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Sluggish power sector could hit economic growth: India Ratings

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SummaryFuel supply risks and precarious financial health of electricity distribution companies continue to pose challenges for the power sector, whose slow progress could impact the country's economic growth, a report said.

Fuel supply risks and precarious financial health of electricity distribution companies continue to pose challenges for the power sector, whose slow progress could impact the country's economic growth, a report said on Thursday.

India Ratings & Research, part of global major Fitch Group, also cautioned that expected investments worth Rs 1,75,000 crore in various power projects could turn into non- performing assets unless fuel issues are resolved.

"Non availability of sufficient power as well as insufficient power generation capacity addition could impact the country's overall economic growth," India Ratings & Research Director (Corporates) Salil Garg told PTI here.

For every one per cent increase in Gross Domestic Product (GDP), the power generation need to increase by one per cent.

Otherwise, there would be inadequate electricity supply that can impact not just the power sector but also other industries.

"The progress of reforms in the power sector is happening at a slow pace. The sector is expected to suffer this year (also) and investors are not likely to be enthused to put money into the sector," Garg noted.

Indian economy is projected to grow at a slower pace, in the range of 5.7-5.9 per cent, this fiscal.

India, which has an installed power generation capacity of over 2,00,000 MW, expects to add about 88,000 MW in the current Five-Year Plan ending March 2017.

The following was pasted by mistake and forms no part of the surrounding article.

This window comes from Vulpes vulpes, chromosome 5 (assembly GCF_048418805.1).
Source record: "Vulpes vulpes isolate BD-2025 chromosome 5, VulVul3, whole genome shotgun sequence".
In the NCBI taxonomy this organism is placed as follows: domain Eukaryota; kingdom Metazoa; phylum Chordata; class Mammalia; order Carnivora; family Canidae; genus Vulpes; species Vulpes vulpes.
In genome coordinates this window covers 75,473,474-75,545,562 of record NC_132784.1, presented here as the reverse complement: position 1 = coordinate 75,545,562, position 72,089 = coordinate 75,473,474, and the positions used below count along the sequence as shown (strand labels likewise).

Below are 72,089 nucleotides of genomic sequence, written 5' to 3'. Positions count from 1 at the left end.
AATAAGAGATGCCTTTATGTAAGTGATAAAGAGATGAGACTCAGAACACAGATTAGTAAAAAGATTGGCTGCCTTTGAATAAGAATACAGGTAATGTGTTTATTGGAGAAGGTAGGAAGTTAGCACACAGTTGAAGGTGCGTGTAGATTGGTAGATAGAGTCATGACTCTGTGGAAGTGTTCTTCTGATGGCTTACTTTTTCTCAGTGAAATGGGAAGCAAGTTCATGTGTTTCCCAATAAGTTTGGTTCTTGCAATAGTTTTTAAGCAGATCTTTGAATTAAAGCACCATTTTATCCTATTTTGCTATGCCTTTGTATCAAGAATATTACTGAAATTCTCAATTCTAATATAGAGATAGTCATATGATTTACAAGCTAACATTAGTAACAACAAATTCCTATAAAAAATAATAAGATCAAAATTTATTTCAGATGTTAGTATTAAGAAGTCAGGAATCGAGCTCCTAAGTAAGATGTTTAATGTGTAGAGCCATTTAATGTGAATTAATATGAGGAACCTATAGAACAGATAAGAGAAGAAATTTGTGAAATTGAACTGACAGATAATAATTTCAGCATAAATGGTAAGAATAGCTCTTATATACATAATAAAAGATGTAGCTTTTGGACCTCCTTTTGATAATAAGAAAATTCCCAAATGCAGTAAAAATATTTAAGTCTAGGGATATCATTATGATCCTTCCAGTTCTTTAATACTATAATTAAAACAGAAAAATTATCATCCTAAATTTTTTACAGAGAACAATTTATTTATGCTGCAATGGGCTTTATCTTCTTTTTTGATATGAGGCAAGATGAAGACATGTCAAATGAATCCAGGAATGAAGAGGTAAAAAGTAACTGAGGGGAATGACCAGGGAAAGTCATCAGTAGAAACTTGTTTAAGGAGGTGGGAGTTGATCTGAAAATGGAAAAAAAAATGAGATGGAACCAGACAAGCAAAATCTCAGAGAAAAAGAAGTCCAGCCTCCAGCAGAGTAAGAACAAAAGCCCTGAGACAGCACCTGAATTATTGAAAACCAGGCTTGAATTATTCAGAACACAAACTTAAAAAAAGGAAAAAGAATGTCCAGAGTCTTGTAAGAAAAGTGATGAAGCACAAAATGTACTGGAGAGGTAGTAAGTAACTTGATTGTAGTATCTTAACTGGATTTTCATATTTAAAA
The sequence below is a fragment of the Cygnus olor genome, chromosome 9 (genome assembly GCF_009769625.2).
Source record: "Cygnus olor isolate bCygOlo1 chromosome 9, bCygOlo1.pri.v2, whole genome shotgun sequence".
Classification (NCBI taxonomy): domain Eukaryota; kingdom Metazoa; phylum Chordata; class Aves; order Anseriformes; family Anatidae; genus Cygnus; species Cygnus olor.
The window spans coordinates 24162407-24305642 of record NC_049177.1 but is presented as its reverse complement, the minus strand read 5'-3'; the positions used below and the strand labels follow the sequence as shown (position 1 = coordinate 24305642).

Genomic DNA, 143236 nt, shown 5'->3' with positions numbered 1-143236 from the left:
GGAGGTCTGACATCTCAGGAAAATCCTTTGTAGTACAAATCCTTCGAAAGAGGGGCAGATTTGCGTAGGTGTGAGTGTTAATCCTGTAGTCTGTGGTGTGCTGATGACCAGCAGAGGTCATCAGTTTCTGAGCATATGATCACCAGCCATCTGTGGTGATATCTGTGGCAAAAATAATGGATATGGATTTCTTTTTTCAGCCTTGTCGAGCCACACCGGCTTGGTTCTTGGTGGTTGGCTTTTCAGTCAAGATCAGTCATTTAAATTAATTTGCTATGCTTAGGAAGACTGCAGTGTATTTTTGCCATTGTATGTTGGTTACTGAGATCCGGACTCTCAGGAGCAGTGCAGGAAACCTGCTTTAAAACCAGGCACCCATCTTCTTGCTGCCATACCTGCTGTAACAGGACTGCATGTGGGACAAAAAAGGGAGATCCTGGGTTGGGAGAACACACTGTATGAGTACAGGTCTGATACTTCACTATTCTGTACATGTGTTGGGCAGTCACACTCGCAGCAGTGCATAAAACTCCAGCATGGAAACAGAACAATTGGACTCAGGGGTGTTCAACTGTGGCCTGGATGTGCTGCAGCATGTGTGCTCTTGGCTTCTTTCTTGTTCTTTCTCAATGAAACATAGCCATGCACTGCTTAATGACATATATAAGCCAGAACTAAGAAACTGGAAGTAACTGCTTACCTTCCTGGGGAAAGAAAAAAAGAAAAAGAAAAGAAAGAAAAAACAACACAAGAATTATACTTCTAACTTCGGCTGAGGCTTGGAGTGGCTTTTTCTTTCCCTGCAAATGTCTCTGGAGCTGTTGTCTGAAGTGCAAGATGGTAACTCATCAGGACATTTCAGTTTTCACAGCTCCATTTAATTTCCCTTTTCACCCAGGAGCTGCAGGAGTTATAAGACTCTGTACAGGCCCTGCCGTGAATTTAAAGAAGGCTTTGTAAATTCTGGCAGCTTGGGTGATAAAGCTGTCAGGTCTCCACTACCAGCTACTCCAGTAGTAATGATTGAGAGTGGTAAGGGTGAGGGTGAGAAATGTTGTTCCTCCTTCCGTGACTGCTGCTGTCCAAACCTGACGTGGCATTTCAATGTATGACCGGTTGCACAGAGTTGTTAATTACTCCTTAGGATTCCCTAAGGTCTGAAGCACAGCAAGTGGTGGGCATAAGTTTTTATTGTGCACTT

The report '2013 Outlook: Indian Power', co-authored by Garg and released today, said that fuel risks -- coal and gas-- along with uncertainties about financial viability of distribution companies (discoms) remain major issues.

Huge tariff hikes - required to revive discoms - can't be expected this year as many states have already increased them significantly in recent times, Garg said. Tamil Nadu has raised tariffs by as much as 27 per cent.

Acute fuel scarcity is already hurting power generation. Coal India, the largest supplier to power plants, has not inked any Fuel Supply Agreements (FSAs) since FY 2009.

The report said: "The 114 FSAs for plants commissioned post FY09 and likely to be commissioned till FY15 have a total cumulative capacity of 51,000 MW and with letters of assurance quantity of 216 million metric tonnes (mMT).

"Assuming only 65 per cent to be met through domestic coal, Coal India will have to increase its dispatch to the power sector to 436 mMT by FY15 (a Compound Annual Growth Rate of 12 per cent), which looks difficult."

The total investment required for 51,000 MW, including debt and equity, would be around Rs 2,75,000 crore. With fuel risks, there is a possibility of debt portion - of around Rs 1,75,000 crore - becoming non-performing assets for banks and financial institutions, Garg noted.

India Ratings said government's financial restructuring package for state-owned discoms is a positive step in the short term for the entire value chain of power sector.

"However, its long term benefits would depend on the ability of discoms to lower Aggregate Technical and Commercial losses, hike tariffs and control operational costs such that the average cost of supply decreases and average revenue increases," it noted.

Faced with mounting debts of discoms, which is over Rs 2.46 lakh crore, the Power Ministry in October came up with financial restructuring plan.

Taking over of 50 per cent short term liabilities of discoms by respective state government is a major proposal in the Central government plan.

"The package is voluntary and is currently being worked out by discoms in 10 states namely Rajasthan, Haryana, Uttar Pradesh, Tamil Nadu, Andhra Pradesh, Punjab, Karnataka, Jharkhand, Himachal Pradesh and Kerala," the report said.

India Ratings also noted that if the discoms are unable to achieve operational efficiencies, the package would only have successfully deferred the problems and not resolved them.

Meanwhile, the report said that merchant tariffs might rise due to "high deficits in energy and power, low Plant Load Factors (PLFs) for available capacities due to fuel shortages, low capacity addition, high fuel prices and increasing percentage of imported coal in overall coal supply".

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